In international affairs, the best threats are often left unpublicized. In his State of the Union speech this week, President Bush signaled to the Iranians in no uncertain terms that America will not let it develop nuclear arms.
Behind the scenes, the White House reportedly tells Tehran's leaders that, unless they stop messing around in Iraq, we will take the fight directly to Iran.
Rumor mongering or legitimate diplomatic demarche?
Even if there's no intention on following through, this threat - if actually delivered - can be a smart play on Bush's part.
First, the Iranians expect it. Not to do so signals we're more nervous about the surge strategy than we're letting on.
Hard, I know.
Second, when you've got it, flaunt it. We can strike Iran at will, given our air superiority. Plus, we Americans in general and Bush-Cheney in particular are known as the bomb-happy sort. So the Iranians must seriously consider our threat.
Third, when they're unsure, make 'em really uncertain. Bush and Cheney have gone out of their way to state that neither is willing to leave office with Iran grasping nuclear weapons - the second bird they'd hope to kill with this stone.
On nukes, Iranian president Mahmoud Ahmadinejad, who just suffered a worse mid-term election than Bush, is being publicly chastised by mullahs clearly worried that he's writing checks with his mouth that their regime can't cash.
So why not turn the tables on him now? Richard Nixon employed this tactic during the Vietnam War: letting your enemies wonder just how crazy you might be.
In the Mideast, where conspiracy theories reign supreme, everyone hears what they believe and believes what they hear.
So with chief neocon Richard Perle boasting this week at Israel's pre-eminent security conference that the Bush administration is committed to going to war against Iran to derail its nuclear program, consider that chain good and yanked.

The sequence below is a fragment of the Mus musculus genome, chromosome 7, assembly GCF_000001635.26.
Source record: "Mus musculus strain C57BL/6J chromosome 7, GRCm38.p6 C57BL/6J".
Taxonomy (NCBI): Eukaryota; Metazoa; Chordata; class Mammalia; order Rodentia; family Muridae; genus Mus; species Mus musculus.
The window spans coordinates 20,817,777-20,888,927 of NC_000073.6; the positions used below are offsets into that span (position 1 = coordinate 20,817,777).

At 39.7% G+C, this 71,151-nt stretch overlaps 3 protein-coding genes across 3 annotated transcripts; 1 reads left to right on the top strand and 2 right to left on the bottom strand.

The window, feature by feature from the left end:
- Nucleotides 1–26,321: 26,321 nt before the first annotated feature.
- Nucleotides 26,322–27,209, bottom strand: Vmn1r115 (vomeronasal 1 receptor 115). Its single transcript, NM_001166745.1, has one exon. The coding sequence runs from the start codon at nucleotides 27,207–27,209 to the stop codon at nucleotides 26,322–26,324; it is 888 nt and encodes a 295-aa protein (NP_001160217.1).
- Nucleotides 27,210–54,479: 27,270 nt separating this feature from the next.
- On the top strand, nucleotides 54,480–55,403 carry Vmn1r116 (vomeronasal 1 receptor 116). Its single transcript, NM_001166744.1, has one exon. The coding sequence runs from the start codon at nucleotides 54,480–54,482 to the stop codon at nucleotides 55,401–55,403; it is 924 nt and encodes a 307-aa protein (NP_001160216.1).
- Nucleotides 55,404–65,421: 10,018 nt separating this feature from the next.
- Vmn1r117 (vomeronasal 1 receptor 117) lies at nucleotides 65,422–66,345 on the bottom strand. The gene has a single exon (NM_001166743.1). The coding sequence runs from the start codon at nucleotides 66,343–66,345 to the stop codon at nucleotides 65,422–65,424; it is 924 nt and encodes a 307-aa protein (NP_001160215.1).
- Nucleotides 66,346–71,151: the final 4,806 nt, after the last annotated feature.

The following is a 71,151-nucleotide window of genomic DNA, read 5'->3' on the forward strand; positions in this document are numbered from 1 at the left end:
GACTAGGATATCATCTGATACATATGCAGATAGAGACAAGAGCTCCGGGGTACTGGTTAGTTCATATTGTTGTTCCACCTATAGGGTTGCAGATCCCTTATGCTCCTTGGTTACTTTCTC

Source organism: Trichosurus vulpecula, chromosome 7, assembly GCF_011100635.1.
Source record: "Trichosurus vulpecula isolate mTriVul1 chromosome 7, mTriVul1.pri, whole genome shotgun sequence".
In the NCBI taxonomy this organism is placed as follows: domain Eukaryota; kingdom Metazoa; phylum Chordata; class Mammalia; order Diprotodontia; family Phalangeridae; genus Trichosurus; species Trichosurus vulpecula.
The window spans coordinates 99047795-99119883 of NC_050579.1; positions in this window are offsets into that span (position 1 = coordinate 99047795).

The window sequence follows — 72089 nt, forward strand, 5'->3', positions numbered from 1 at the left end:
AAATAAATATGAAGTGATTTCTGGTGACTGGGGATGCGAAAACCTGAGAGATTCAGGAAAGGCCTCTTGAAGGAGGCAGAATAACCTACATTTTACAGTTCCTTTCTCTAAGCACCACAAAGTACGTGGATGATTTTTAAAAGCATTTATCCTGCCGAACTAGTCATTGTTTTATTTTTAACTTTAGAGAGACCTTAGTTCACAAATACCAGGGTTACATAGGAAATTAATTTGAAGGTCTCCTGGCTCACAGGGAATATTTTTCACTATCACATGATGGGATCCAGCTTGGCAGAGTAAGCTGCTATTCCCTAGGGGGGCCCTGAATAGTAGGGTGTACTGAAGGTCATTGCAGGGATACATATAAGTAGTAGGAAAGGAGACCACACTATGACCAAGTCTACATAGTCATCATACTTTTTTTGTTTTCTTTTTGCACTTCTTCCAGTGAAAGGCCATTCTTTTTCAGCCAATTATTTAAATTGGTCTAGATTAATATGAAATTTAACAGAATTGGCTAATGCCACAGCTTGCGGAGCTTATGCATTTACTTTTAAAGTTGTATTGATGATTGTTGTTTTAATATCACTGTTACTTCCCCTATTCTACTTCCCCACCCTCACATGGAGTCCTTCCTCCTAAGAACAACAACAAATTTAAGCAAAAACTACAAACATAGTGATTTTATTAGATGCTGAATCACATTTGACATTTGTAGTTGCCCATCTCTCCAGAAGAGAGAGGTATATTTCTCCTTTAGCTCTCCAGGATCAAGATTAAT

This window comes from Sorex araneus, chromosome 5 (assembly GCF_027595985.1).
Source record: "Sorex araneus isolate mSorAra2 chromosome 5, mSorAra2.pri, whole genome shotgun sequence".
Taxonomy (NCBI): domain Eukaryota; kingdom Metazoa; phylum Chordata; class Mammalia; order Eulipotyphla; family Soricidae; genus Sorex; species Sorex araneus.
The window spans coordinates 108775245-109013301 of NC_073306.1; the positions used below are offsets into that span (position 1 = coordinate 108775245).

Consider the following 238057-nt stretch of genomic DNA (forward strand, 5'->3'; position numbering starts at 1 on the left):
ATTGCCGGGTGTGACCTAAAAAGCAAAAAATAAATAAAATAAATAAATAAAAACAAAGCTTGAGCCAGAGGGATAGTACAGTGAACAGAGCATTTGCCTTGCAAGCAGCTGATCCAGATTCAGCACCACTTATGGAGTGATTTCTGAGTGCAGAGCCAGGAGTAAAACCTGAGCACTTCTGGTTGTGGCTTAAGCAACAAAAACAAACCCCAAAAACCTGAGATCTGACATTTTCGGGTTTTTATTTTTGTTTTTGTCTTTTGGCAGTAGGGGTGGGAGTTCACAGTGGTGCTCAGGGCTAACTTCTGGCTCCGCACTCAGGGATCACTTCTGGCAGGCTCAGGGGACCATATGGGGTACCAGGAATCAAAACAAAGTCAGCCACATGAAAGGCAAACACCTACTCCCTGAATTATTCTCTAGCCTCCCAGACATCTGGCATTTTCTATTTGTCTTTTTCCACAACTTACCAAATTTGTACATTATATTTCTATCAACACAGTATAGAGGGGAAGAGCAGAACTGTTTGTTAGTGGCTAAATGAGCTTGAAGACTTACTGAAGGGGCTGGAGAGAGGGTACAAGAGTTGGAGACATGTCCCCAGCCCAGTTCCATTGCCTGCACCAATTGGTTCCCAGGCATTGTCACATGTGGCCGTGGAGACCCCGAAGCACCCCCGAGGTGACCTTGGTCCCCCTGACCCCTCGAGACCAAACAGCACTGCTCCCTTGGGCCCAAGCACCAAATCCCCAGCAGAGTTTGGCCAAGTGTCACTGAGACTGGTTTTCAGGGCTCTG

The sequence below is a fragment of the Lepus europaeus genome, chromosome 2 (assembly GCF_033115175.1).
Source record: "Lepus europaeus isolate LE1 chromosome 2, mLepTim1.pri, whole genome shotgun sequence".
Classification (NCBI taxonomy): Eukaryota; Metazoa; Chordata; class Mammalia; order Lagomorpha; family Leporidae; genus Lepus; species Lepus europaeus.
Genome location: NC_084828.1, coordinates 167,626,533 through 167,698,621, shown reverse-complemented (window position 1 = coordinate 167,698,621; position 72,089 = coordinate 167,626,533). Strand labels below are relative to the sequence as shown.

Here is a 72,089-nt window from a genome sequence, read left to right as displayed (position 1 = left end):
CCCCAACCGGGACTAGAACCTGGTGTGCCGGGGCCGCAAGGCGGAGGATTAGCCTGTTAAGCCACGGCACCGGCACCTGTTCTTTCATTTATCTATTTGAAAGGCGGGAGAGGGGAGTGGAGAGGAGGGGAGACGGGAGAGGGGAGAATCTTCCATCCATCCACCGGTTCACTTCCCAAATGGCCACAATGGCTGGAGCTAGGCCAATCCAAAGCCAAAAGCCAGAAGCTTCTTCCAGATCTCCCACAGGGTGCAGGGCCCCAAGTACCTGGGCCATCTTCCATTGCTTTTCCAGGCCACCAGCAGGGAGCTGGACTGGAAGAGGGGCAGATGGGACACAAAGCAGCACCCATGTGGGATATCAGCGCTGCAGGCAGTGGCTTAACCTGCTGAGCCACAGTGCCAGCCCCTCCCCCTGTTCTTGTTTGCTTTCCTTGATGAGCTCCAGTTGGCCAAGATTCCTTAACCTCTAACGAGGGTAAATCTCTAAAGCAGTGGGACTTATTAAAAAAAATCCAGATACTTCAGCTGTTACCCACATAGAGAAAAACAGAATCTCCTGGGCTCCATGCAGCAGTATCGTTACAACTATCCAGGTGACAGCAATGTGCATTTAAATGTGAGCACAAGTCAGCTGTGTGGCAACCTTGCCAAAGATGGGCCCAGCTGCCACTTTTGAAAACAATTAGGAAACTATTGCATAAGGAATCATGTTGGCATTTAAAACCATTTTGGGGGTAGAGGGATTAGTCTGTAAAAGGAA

Bush and Cheney have entertained all these arguments by now because they've been building the public case for military action against Iran for well over a year.
Hill Republicans are already pushing Iran as a litmus test for 2008 to make the Democrats seem weak on something other than Iraq, where that charge now fails with voters.
If it doesn't make sense to sit down with the Iranians to talk about Iraq because they sense our vulnerability there, then why should threats work?
The Iranians realize the surge is mostly about covering our tracks politically before the long drawdown begins.
The Bush administration surged similar sums of personnel in the recent past to no effect, so threatening escalation this time comes off as hollow, especially given the American public's overwhelming opposition to the latest surge.
I suspect Ahmadinejad couldn't be happier with this possible turn of events, because nothing would reawaken his dream to reignite revolutionary fervor among the masses better than a nasty air strike from the Great Satan. I can just see Al-Jazeera's video.
The mullahs, who believe the bomb will offer them protection from an all-out invasion (go figure), have got to be fairly confident on the outcome, having already dispersed Iran's nuclear effort across numerous, deep-underground sites.
Sure, we could set the program back some time, but we'd never be quite sure exactly what our bombing accomplished.
That's the rub for Bush and every president who follows: Iran's far enough along in its well-bunkered nuclear program that the only way America can confidently take it out - absent the all-out invasion - is to employ nuclear weapons.
That means Tehran has already achieved - however asymmetrically - a form of nuclear deterrence against us.
For Tehran's leaders, the risk here would seem acceptable, especially since, no matter which way it ends (bluff called or threat executed), Iran can later argue that its standing up to the Americans was the big reason why we pulled back from Iraq.
When we don't follow up with any ground troops, the mullahs will claim their bomb kept Iranians safe.
If Bush decides to bomb Iran conventionally, all we end up accomplishing is to: (1) strengthen the regime domestically; (2) encourage the mullahs to ramp up their proxies' violence in Iraq and elsewhere; and (3) confirm the worldview that having nukes is crucial to scaring off America's military interventions.
Too risky? Depends on how much you trust Bush's judgment now.